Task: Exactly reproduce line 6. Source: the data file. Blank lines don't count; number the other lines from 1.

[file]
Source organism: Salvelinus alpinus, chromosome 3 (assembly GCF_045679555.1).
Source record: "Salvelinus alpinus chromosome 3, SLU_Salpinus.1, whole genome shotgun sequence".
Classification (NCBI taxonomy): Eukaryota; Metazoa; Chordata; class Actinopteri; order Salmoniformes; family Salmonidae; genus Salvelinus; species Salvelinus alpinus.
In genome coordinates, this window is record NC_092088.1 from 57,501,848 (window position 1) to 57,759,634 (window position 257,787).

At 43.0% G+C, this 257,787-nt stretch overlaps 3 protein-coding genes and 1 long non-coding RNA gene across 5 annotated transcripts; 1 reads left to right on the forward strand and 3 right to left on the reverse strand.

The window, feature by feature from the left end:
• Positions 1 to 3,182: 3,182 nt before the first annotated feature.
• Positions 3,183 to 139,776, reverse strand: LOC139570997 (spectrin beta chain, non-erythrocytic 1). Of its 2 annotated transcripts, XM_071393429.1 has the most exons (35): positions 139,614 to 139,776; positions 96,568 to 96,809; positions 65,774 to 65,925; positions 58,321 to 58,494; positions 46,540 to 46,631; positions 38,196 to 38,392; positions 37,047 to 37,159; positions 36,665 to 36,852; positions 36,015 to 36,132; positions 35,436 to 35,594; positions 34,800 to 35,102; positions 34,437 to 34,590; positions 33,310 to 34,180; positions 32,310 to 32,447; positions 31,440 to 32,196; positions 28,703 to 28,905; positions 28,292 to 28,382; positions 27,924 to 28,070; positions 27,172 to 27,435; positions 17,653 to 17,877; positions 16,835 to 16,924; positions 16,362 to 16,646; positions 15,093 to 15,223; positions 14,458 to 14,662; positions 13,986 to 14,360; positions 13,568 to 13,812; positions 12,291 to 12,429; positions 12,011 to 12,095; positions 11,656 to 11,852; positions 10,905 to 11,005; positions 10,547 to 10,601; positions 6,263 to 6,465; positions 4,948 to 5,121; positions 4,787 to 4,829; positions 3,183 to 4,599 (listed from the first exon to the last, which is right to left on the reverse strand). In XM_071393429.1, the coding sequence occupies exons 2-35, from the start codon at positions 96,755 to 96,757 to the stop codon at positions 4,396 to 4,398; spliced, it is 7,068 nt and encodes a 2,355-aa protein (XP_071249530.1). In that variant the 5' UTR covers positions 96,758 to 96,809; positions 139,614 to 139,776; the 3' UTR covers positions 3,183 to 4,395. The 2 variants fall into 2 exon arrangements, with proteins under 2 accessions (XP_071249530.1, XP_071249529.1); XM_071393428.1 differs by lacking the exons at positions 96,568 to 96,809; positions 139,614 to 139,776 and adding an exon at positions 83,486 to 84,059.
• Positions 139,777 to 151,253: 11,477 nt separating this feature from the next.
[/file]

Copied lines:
The window, feature by feature from the left end: